We Celebrate Ursula Burns

As I sit and look around my Fundamentals of Management class it is hard to not notice the absence o...

Ursula Burns
As I sit and look around my Fundamentals of Management class it is hard to not notice the absence of black women.  When you look at the list of CEOs of Fortune 500 Companies it is also hard not to notice the absence of black women.  In a field over populated by white masculine faces, Ursula Burns stands out as the first and only black female to serve as a CEO of a Fortune 500 company.

Ursula Burns is a beacon of light for young black girls who dream of being successful in the fields of engineering, mathematics, science or business.  She grew up in the projects with two siblings and a single mother. Although she grew up poor, she tells the London Business School that her mother told her and her siblings that where they were now did not determined where they could go in the future. Following her mother’s words, she excelled in college and in graduate school as an engineer. She began working at Xerox as a summer intern and in 30 years she has climbed the corporate ladder to become the CEO and chairman of Xerox Corporation.



A self-proclaimed “big” feminist, Burns tells Makers that she believes “women are different than men, and that’s a good thing.” She believes that women alone should define their distinct “value added place in the world” because “there are things that only women can do”.   Burns also made history for all women when she became the CEO of Xerox, as the CEO before her, Anne M. Mulcahy is also a woman.  This marked the first woman-to-woman succession of CEOs of a major US corporation. Burns exudes excitement about the future of women in power and predicts that we’ll see even more women CEOs in the near future.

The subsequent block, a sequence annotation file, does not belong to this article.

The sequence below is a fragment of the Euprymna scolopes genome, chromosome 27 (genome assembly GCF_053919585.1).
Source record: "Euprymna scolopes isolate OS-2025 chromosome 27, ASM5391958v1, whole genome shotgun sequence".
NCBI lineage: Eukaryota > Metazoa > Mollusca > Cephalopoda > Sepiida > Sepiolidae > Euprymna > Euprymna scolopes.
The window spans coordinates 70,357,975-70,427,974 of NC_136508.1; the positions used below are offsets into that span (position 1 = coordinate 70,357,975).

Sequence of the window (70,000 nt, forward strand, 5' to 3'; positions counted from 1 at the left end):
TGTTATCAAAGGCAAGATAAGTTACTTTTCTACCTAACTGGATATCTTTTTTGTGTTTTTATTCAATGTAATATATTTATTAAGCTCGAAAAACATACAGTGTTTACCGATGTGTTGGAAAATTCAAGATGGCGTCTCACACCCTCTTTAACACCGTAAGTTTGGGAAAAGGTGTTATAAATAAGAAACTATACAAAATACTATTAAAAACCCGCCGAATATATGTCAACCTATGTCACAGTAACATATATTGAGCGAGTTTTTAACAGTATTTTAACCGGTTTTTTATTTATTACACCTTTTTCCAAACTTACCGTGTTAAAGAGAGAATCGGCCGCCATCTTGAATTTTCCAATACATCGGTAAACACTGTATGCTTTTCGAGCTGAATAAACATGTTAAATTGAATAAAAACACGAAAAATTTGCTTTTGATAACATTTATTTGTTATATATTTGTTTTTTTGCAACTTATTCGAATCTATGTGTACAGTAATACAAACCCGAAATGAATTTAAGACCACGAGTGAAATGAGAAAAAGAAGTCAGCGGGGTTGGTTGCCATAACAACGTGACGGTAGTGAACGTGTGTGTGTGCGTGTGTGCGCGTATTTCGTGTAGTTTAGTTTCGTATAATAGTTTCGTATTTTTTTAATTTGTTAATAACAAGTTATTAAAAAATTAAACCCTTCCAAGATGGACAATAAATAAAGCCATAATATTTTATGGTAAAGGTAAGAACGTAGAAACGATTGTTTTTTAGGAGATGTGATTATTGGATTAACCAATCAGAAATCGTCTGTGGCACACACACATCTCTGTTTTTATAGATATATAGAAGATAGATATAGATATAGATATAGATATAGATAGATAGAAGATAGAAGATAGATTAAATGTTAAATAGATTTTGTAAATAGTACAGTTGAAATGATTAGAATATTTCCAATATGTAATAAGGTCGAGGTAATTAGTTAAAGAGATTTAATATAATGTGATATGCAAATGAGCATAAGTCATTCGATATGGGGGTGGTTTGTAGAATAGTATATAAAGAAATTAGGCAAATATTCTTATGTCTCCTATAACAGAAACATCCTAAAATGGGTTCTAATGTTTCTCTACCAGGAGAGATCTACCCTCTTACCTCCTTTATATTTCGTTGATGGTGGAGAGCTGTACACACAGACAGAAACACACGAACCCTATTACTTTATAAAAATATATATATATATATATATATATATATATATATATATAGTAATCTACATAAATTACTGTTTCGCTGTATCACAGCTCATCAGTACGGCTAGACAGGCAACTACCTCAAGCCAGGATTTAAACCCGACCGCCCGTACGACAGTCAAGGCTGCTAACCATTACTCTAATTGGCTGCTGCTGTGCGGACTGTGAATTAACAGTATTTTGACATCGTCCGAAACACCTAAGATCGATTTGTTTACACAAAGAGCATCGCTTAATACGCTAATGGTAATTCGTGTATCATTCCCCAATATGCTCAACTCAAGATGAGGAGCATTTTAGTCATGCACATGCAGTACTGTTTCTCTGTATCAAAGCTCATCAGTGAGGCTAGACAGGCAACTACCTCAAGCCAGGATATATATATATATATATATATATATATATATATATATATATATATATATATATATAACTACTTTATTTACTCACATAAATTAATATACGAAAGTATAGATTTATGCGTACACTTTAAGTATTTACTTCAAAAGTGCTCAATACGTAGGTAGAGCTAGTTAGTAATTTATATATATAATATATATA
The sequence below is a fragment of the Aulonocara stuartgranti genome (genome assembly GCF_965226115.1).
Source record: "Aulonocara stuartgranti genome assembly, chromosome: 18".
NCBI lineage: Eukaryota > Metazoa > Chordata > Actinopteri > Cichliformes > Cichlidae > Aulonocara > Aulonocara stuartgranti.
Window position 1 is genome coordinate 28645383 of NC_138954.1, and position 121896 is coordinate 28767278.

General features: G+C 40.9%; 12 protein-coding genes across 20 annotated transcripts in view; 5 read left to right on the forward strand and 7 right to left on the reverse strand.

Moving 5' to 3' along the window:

Burns’ story of balancing life as a wife, mother and CEO of one of the top companies in America seems to shatter Anne-Marie Slaughter’s controversial claim in the Atlantic in “Why Women Still Can’t Have It All”.  And she’s doing this all as a black women raised be a single mother in poverty.

Hearing Ursula Burns speak, knowing where she came from, and seeing where she is now, is such an empowering and moving experience. She is always humble, down to earth, and genuine when she speaks making it hard to imagine that she has had such a huge impact on black history and has paved the way for thousands of black females to become CEOs.  Ursula Burns is living black history, a superb role model for black entrepreneurs and engineers, and proof that if you work hard enough, you can defeat all odds.

Alexis Jackson is a student studying Creative Writing and Fine Arts at Vanderbilt University. You can reach her at alexis@forharriet.com.

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